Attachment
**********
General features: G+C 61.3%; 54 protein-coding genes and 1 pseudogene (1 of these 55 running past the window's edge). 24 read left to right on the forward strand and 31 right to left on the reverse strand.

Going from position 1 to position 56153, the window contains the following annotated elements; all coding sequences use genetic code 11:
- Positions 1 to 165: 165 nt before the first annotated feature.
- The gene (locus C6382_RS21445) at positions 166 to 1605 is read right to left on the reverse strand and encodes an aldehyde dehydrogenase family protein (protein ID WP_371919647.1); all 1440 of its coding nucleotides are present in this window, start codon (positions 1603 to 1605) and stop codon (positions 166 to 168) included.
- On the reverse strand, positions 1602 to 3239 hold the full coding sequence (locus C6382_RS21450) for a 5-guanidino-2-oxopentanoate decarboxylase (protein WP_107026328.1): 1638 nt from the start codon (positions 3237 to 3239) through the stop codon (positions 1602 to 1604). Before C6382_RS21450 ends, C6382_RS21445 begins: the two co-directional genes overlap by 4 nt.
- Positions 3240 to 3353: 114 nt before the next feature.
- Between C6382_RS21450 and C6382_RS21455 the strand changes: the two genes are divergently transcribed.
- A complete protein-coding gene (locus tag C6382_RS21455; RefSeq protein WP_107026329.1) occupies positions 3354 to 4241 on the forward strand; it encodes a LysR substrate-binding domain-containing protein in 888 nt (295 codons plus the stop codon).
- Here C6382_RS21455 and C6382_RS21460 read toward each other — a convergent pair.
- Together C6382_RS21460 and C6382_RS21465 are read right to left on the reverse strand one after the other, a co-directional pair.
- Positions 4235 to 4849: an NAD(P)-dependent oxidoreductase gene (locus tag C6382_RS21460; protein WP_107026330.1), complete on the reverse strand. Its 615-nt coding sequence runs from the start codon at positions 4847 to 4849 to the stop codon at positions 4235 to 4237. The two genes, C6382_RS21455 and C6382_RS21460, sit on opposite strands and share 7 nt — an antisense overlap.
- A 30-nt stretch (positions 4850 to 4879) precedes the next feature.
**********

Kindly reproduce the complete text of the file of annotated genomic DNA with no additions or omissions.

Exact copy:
General features: G+C 61.3%; 54 protein-coding genes and 1 pseudogene (1 of these 55 running past the window's edge). 24 read left to right on the forward strand and 31 right to left on the reverse strand.

Going from position 1 to position 56153, the window contains the following annotated elements; all coding sequences use genetic code 11:
- Positions 1 to 165: 165 nt before the first annotated feature.
- The gene (locus C6382_RS21445) at positions 166 to 1605 is read right to left on the reverse strand and encodes an aldehyde dehydrogenase family protein (protein ID WP_371919647.1); all 1440 of its coding nucleotides are present in this window, start codon (positions 1603 to 1605) and stop codon (positions 166 to 168) included.
- On the reverse strand, positions 1602 to 3239 hold the full coding sequence (locus C6382_RS21450) for a 5-guanidino-2-oxopentanoate decarboxylase (protein WP_107026328.1): 1638 nt from the start codon (positions 3237 to 3239) through the stop codon (positions 1602 to 1604). Before C6382_RS21450 ends, C6382_RS21445 begins: the two co-directional genes overlap by 4 nt.
- Positions 3240 to 3353: 114 nt before the next feature.
- Between C6382_RS21450 and C6382_RS21455 the strand changes: the two genes are divergently transcribed.
- A complete protein-coding gene (locus tag C6382_RS21455; RefSeq protein WP_107026329.1) occupies positions 3354 to 4241 on the forward strand; it encodes a LysR substrate-binding domain-containing protein in 888 nt (295 codons plus the stop codon).
- Here C6382_RS21455 and C6382_RS21460 read toward each other — a convergent pair.
- Together C6382_RS21460 and C6382_RS21465 are read right to left on the reverse strand one after the other, a co-directional pair.
- Positions 4235 to 4849: an NAD(P)-dependent oxidoreductase gene (locus tag C6382_RS21460; protein WP_107026330.1), complete on the reverse strand. Its 615-nt coding sequence runs from the start codon at positions 4847 to 4849 to the stop codon at positions 4235 to 4237. The two genes, C6382_RS21455 and C6382_RS21460, sit on opposite strands and share 7 nt — an antisense overlap.
- A 30-nt stretch (positions 4850 to 4879) precedes the next feature.